Given that it was a topic on Taiwan’s foreign radio in itself is noteworthy. Until two years ago, the radio station seemed to mainly reflect the views of the country’s green camp. In the 1980s, it was as Chinese Republican as can be – “The Voice of Free China”. It now  seems to revert to a more KMT kind of position again. While Weyrauch and many pan-greens may share a strong dislike for the People’s Republic of China, they will still be very much at odds when it comes to the term Republic of China on Taiwan.  Wherever you look, the question about what Taiwan actually is or should be appears to be a fairly dogmatic issue. Maybe switching perspectives every ten years or so is Radio Taiwan’s own way of reflecting the country’s political diversity.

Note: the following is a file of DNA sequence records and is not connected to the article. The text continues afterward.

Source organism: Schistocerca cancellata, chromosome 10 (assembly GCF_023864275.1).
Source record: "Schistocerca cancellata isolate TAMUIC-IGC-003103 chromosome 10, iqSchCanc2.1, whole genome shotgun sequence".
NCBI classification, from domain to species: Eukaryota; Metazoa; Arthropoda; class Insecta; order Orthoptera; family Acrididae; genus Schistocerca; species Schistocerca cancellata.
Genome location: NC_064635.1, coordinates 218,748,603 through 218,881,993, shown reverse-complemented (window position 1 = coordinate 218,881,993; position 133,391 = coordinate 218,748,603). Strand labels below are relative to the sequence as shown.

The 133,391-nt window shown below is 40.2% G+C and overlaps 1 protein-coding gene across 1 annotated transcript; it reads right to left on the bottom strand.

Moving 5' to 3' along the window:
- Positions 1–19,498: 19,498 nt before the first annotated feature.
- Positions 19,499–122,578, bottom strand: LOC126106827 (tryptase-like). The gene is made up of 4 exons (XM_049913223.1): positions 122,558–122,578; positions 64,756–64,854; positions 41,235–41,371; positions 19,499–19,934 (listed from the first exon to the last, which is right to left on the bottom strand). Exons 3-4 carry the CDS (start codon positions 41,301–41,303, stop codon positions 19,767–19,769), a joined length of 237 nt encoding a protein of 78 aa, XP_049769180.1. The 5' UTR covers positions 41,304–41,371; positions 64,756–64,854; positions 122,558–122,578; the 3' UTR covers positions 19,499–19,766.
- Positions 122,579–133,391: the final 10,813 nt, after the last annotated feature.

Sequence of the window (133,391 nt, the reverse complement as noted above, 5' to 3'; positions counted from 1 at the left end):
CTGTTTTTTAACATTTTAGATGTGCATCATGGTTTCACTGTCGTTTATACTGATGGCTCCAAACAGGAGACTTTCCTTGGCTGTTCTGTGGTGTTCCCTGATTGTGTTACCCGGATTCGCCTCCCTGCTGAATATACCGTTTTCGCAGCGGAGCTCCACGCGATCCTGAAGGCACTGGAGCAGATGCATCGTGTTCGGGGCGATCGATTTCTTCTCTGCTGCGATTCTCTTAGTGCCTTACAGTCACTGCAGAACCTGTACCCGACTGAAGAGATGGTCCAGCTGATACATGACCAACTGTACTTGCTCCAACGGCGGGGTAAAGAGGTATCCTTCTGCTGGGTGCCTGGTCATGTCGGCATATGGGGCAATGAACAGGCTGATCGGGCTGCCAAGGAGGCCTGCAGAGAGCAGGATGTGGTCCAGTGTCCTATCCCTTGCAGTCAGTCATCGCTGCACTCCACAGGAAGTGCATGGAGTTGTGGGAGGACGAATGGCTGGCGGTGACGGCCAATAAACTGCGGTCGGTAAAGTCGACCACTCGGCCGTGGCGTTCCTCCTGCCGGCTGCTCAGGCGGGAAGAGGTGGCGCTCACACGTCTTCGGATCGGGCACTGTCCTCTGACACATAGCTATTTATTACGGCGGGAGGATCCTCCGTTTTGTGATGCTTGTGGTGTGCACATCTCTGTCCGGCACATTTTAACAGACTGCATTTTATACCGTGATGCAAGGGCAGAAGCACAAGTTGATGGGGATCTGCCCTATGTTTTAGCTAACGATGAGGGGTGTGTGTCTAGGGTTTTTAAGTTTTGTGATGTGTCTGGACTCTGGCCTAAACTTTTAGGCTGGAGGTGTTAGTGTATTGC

Anyway, when buying a book, I’m doing it the old-fashioned way (unless it is no longer available at retail) – I go to a book store. Last week, I asked there for the book that had caught my attention, China’s unbeachtete Republik (China’s unnoticed Republic). It’s apparently only available in German, and it might take a week to arrive. I have no idea if its case is convincing, and it’s fairly expensive.

But I felt in the mood for something exotic. With luck, I can collect it later this week.

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Update: Gang then, Dynasty now, May 12, 2010

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*) The bookishness so far has been that delivery may take up to a week. After all, to bank on the internet instead spells instantaneous availability of information.